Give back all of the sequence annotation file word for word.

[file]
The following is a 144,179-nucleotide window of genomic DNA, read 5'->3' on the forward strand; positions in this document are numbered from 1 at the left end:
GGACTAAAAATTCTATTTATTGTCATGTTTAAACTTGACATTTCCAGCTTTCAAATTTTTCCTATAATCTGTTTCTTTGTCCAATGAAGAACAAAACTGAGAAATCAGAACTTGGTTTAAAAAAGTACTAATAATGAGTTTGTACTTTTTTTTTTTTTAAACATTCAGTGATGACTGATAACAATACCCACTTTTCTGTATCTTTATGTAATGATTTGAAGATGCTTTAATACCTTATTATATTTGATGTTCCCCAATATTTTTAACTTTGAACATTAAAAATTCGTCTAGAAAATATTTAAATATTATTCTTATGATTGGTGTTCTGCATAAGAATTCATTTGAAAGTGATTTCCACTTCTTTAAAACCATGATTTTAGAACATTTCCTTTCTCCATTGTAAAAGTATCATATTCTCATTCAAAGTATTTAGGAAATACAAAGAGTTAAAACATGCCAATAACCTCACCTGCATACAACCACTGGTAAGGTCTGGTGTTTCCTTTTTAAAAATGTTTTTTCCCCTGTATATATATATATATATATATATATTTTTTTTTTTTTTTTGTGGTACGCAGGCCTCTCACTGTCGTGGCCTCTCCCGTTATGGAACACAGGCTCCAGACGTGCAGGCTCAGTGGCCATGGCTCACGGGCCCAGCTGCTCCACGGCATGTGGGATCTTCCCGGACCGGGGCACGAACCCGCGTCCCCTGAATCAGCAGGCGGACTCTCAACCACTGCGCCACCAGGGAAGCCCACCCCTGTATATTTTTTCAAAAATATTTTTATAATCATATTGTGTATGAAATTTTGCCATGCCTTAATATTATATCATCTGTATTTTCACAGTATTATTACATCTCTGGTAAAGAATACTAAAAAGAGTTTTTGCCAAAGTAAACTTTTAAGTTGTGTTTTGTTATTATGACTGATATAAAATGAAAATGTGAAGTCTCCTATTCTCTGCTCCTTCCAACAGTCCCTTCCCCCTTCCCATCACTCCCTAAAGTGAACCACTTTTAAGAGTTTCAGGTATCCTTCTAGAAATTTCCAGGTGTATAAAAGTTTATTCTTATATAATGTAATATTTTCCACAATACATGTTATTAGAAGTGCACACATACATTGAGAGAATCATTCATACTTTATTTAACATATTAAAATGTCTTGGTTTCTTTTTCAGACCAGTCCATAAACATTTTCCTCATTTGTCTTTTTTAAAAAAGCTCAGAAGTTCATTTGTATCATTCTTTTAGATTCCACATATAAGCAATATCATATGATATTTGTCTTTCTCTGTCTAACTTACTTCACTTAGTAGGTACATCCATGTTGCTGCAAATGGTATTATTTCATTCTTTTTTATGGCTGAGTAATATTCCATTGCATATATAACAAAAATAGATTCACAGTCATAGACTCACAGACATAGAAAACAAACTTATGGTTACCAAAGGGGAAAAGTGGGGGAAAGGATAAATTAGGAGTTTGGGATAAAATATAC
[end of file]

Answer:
The following is a 144,179-nucleotide window of genomic DNA, read 5'->3' on the forward strand; positions in this document are numbered from 1 at the left end:
GGACTAAAAATTCTATTTATTGTCATGTTTAAACTTGACATTTCCAGCTTTCAAATTTTTCCTATAATCTGTTTCTTTGTCCAATGAAGAACAAAACTGAGAAATCAGAACTTGGTTTAAAAAAGTACTAATAATGAGTTTGTACTTTTTTTTTTTTTAAACATTCAGTGATGACTGATAACAATACCCACTTTTCTGTATCTTTATGTAATGATTTGAAGATGCTTTAATACCTTATTATATTTGATGTTCCCCAATATTTTTAACTTTGAACATTAAAAATTCGTCTAGAAAATATTTAAATATTATTCTTATGATTGGTGTTCTGCATAAGAATTCATTTGAAAGTGATTTCCACTTCTTTAAAACCATGATTTTAGAACATTTCCTTTCTCCATTGTAAAAGTATCATATTCTCATTCAAAGTATTTAGGAAATACAAAGAGTTAAAACATGCCAATAACCTCACCTGCATACAACCACTGGTAAGGTCTGGTGTTTCCTTTTTAAAAATGTTTTTTCCCCTGTATATATATATATATATATATATATTTTTTTTTTTTTTTTGTGGTACGCAGGCCTCTCACTGTCGTGGCCTCTCCCGTTATGGAACACAGGCTCCAGACGTGCAGGCTCAGTGGCCATGGCTCACGGGCCCAGCTGCTCCACGGCATGTGGGATCTTCCCGGACCGGGGCACGAACCCGCGTCCCCTGAATCAGCAGGCGGACTCTCAACCACTGCGCCACCAGGGAAGCCCACCCCTGTATATTTTTTCAAAAATATTTTTATAATCATATTGTGTATGAAATTTTGCCATGCCTTAATATTATATCATCTGTATTTTCACAGTATTATTACATCTCTGGTAAAGAATACTAAAAAGAGTTTTTGCCAAAGTAAACTTTTAAGTTGTGTTTTGTTATTATGACTGATATAAAATGAAAATGTGAAGTCTCCTATTCTCTGCTCCTTCCAACAGTCCCTTCCCCCTTCCCATCACTCCCTAAAGTGAACCACTTTTAAGAGTTTCAGGTATCCTTCTAGAAATTTCCAGGTGTATAAAAGTTTATTCTTATATAATGTAATATTTTCCACAATACATGTTATTAGAAGTGCACACATACATTGAGAGAATCATTCATACTTTATTTAACATATTAAAATGTCTTGGTTTCTTTTTCAGACCAGTCCATAAACATTTTCCTCATTTGTCTTTTTTAAAAAAGCTCAGAAGTTCATTTGTATCATTCTTTTAGATTCCACATATAAGCAATATCATATGATATTTGTCTTTCTCTGTCTAACTTACTTCACTTAGTAGGTACATCCATGTTGCTGCAAATGGTATTATTTCATTCTTTTTTATGGCTGAGTAATATTCCATTGCATATATAACAAAAATAGATTCACAGTCATAGACTCACAGACATAGAAAACAAACTTATGGTTACCAAAGGGGAAAAGTGGGGGAAAGGATAAATTAGGAGTTTGGGATAAAATATAC